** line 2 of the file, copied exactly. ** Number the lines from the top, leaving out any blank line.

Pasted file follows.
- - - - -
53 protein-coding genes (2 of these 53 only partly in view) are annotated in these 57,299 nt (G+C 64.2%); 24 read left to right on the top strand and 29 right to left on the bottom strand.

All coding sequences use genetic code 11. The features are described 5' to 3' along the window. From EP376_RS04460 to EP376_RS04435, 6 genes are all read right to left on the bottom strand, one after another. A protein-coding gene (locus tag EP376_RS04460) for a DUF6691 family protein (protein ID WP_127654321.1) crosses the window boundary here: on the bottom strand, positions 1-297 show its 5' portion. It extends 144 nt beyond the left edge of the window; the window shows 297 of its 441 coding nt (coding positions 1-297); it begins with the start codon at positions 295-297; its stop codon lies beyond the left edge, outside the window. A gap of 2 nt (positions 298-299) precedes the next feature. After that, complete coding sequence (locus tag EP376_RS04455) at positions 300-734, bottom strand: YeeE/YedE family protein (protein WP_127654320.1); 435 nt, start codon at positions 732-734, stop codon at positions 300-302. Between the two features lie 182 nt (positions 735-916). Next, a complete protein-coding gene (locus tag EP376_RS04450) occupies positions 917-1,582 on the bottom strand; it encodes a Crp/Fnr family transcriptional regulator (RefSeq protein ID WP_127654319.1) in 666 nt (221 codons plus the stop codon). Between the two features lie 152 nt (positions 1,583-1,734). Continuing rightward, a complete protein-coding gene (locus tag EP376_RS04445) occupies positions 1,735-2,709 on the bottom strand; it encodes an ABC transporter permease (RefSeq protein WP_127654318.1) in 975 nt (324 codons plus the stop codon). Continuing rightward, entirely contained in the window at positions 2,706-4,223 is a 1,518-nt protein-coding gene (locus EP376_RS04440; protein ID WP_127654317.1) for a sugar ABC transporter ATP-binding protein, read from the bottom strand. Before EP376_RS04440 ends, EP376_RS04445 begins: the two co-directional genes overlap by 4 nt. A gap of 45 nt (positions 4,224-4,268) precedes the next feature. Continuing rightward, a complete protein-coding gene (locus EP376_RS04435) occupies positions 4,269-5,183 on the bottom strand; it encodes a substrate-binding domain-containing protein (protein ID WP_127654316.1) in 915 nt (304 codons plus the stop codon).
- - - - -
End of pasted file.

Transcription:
All coding sequences use genetic code 11. The features are described 5' to 3' along the window. From EP376_RS04460 to EP376_RS04435, 6 genes are all read right to left on the bottom strand, one after another. A protein-coding gene (locus tag EP376_RS04460) for a DUF6691 family protein (protein ID WP_127654321.1) crosses the window boundary here: on the bottom strand, positions 1-297 show its 5' portion. It extends 144 nt beyond the left edge of the window; the window shows 297 of its 441 coding nt (coding positions 1-297); it begins with the start codon at positions 295-297; its stop codon lies beyond the left edge, outside the window. A gap of 2 nt (positions 298-299) precedes the next feature. After that, complete coding sequence (locus tag EP376_RS04455) at positions 300-734, bottom strand: YeeE/YedE family protein (protein WP_127654320.1); 435 nt, start codon at positions 732-734, stop codon at positions 300-302. Between the two features lie 182 nt (positions 735-916). Next, a complete protein-coding gene (locus tag EP376_RS04450) occupies positions 917-1,582 on the bottom strand; it encodes a Crp/Fnr family transcriptional regulator (RefSeq protein ID WP_127654319.1) in 666 nt (221 codons plus the stop codon). Between the two features lie 152 nt (positions 1,583-1,734). Continuing rightward, a complete protein-coding gene (locus tag EP376_RS04445) occupies positions 1,735-2,709 on the bottom strand; it encodes an ABC transporter permease (RefSeq protein WP_127654318.1) in 975 nt (324 codons plus the stop codon). Continuing rightward, entirely contained in the window at positions 2,706-4,223 is a 1,518-nt protein-coding gene (locus EP376_RS04440; protein ID WP_127654317.1) for a sugar ABC transporter ATP-binding protein, read from the bottom strand. Before EP376_RS04440 ends, EP376_RS04445 begins: the two co-directional genes overlap by 4 nt. A gap of 45 nt (positions 4,224-4,268) precedes the next feature. Continuing rightward, a complete protein-coding gene (locus EP376_RS04435) occupies positions 4,269-5,183 on the bottom strand; it encodes a substrate-binding domain-containing protein (protein ID WP_127654316.1) in 915 nt (304 codons plus the stop codon).